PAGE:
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The first massive pharma takeover of ...
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The first massive pharma takeover of 2016 is already approaching
Pharma News

The first big pharma deal of 2016 could land in the first few days of the year.

Shire has had its eye on biopharmaceutical company Baxalta for months, first going after it in August. Now, Bloomberg reports, a cash and stock deal valuing Baxalta at about $32 billion is near.

Baxalta, which is based in Deerfield, Illinois, was spun off from healthcare company Baxter in July 2015. Baxalta’s focus is primarily on developing biotechnology treatments for blood disorders, cancer, and immune deficiency disorders.

It didn’t take long after Baxalta went public for Shire to reach out and try to acquire the company. Shire originally made an unsolicited offer of $30 billion in stock. That offer was rejected by Baxalta.

The two sides returned to talks last month, and now Bloomberg reports that the deal could go through as soon as this week, citing people familiar with the matter.

The drug industry has been gripped by a takeover wave as large pharma companies tap low-cost debt to fund purchases of smaller rivals. Only two deals in the last twelve months – Pfizer’s $183 billion purchase of Allergan and Allergan’s $40 billion sale of its generic-drugs business, are larger than the reported value of the Baxalta deal.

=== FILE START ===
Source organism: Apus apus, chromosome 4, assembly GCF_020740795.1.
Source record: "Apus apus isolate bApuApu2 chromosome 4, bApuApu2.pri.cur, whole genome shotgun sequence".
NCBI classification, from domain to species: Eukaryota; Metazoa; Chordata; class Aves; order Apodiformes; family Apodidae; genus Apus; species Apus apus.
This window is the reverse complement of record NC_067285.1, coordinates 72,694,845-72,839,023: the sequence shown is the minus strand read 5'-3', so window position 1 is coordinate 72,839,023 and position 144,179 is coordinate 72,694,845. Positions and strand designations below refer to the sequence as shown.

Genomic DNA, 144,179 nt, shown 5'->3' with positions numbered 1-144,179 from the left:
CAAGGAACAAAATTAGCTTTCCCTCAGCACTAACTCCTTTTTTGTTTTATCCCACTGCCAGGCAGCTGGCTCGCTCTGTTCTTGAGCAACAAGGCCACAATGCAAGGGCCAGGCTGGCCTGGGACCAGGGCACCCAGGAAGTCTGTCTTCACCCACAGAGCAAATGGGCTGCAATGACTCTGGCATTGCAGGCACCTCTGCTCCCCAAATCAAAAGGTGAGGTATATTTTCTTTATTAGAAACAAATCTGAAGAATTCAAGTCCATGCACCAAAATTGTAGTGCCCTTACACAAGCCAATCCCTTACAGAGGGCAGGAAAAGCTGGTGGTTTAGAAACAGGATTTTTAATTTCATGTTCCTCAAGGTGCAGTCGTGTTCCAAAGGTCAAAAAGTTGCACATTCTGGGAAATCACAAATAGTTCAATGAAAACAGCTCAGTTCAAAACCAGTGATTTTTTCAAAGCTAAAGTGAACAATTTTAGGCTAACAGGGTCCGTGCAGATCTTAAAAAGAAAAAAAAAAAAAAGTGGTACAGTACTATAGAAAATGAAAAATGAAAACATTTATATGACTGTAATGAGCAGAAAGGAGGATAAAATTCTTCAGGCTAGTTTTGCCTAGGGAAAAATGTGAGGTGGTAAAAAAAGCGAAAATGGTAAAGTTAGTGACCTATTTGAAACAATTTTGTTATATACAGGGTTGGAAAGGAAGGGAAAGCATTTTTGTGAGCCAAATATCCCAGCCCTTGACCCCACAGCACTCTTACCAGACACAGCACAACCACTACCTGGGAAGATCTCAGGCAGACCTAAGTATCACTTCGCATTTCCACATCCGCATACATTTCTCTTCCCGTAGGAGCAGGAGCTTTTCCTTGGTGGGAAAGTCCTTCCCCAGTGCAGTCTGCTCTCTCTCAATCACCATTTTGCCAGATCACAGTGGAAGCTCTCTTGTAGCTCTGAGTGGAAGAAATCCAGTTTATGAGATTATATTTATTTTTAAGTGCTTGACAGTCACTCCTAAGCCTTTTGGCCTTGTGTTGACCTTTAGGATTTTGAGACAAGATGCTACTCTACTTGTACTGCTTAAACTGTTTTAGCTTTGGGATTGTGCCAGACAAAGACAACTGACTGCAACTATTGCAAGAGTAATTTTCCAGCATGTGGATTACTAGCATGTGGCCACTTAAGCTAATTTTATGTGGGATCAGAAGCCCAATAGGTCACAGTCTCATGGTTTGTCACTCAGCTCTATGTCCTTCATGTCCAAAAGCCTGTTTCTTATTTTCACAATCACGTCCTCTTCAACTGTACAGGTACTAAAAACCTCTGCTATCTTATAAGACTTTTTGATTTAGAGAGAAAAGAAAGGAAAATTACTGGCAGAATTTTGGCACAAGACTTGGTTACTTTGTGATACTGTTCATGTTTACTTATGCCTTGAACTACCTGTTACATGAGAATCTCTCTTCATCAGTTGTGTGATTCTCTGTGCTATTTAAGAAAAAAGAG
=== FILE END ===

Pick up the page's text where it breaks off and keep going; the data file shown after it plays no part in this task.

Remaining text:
Ludwig Hantson (C), Chief Executive Officer of Baxalta, celebrates the company's IPO after ringing the opening bell above the floor of the New York Stock Exchange, July 1, 2015. REUTERS/Lucas Jackson

Thomson Reuters

Hantson, Chief Executive Officer of Baxalta, celebrates the company’s IPO after ringing the opening bell above the floor of the New York Stock Exchange

Shire is a Dublin-based pharmaceutical company makes drugs to treat everything from ADHD to dry eye disease, and is focused on developing drugs for rare diseases. Bloomberg reports the company expects to launch 30 new drugs over the next five years.

If Baxalta accepts the deal, the acquisition would give the company a lower tax rate because it too would move its headquarters to Ireland, a move that has lately drawn a fair amount of criticism.

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